Rainbow Tattoo Earns Victim Half A Million Dollars
Professional poker player Jeff Gross took a real risk when he agreed to allow his friends to design a tattoo that would be placed on his back in a prominent position. After all, they could have opted to put a swastika, racist slogan or even their own faces on his skin.
Instead they opted for something far more user-friendly, getting a rainbow placed in an oval just to the lefthand side of the top of his spine. Perhaps they were homophobic and felt that the tattoo would embarrass him enough to have it removed? One of the stipulations of the bet was that he’d have to pay back the $550,000 he won by accepting the bet if he ever got the tattoo removed.
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The Expensive Standing Backflip
Huck Seed is perhaps best known for his 1996 World Series of Poker Main Event victory, but to Howard Lederer he’ll always be known for something far more acrobatic. Seed bet Lederer that he could perform a standing backflip to the tune of $10,000, which was a wager Lederer couldn’t resist.
Unknown to him, however, Seed’s uncle was an acrobat and the mistake that Lederer made was giving Seed six months to train for it. His uncle spent six months teaching the six foot, seven inch poker star how to do it using a harness. The bet stipulated that he had just one chance to pull it off.
In those circumstances you’d think that Seed would be keen to pick a safe space in which to do the bet, psyching himself up appropriately. You’d be wrong. Instead he did it at a party when he was drunk. Whilst most of us wake up the day after a party with a hangover, Seed found himself $10,000 richer and able to do a back flip.
Odds On A Tiger Prove Costly
In the early days of Tiger Woods’ career, before anyone really knew who he was or how good he was at golf, poker player John Hennigan gave his card-game loving friend Barry Greenstein odds of 19/5 on every event that Tiger played in over the following two years.
Anyone who knows anything about Tiger Woods knows what happened next, with arguably the greatest golfer in the history of the sport winning virtually every tournament he entered. Hennigan ended up having to pay Greenstein $100,000 before being allowed to pay a further $100,000 to buy out his bet. Proof, perhaps, that you really shouldn’t bet on the future of a sports star you don’t know much about.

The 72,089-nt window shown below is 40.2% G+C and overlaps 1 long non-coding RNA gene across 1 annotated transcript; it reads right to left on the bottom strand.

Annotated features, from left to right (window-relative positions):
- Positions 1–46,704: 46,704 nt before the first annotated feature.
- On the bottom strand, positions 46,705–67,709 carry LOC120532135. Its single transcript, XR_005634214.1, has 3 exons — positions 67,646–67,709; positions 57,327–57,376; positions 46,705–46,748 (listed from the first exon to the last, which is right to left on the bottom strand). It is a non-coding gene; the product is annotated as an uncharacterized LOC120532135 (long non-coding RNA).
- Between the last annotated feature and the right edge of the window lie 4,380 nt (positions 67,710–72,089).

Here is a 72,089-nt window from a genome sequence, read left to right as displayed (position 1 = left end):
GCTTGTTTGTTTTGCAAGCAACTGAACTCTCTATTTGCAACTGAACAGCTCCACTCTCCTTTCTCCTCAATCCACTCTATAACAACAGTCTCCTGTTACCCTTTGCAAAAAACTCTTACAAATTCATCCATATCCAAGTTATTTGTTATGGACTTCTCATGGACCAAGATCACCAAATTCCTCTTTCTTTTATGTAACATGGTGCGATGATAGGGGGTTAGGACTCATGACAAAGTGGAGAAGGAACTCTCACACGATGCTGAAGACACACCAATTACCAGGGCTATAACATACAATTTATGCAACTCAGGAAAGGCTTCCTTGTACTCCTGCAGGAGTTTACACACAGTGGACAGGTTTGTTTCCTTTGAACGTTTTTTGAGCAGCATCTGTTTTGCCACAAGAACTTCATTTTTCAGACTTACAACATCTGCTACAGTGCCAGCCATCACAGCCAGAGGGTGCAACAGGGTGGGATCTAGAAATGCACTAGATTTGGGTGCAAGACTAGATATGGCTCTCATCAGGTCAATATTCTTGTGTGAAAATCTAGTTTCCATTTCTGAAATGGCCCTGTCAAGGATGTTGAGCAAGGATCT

Living In A Bathroom For $100,000
We mentioned earlier the case of Jay Kwik living in a Bellagio bathroom for 30 days. What we didn’t say was that Kwik was allowed telephone access, a DVD player, light in the room and other home comforts. He did so well at it that his bettors bought out the wager early for $40,000 rather than allow him to complete his allotted time there and take the full amount.
Perhaps those involved in a prop bet placed in November of 2018 learnt from that, requiring a poker player to live in a dark bathroom for 30 days in the hopes of winning $100,000. The rules stipulated that he wasn’t allowed any human contact, alcohol, drugs or other aids for sleeping and that his only entertainment would be a paddleball and a Rubik’s cube.
The bet came about because Australian Rory Young likes to ask people how long they could stay in a bathroom with no human contact and bet on their answer in a so-called Lodden Thinks game. He asked his go-to question to follow poker player Rich Alati who responded that he could do it ‘easily’. Queue Young essentially saying ‘prove it’ and the poker community asking about the legal, health and moral implications of one month’s isolation.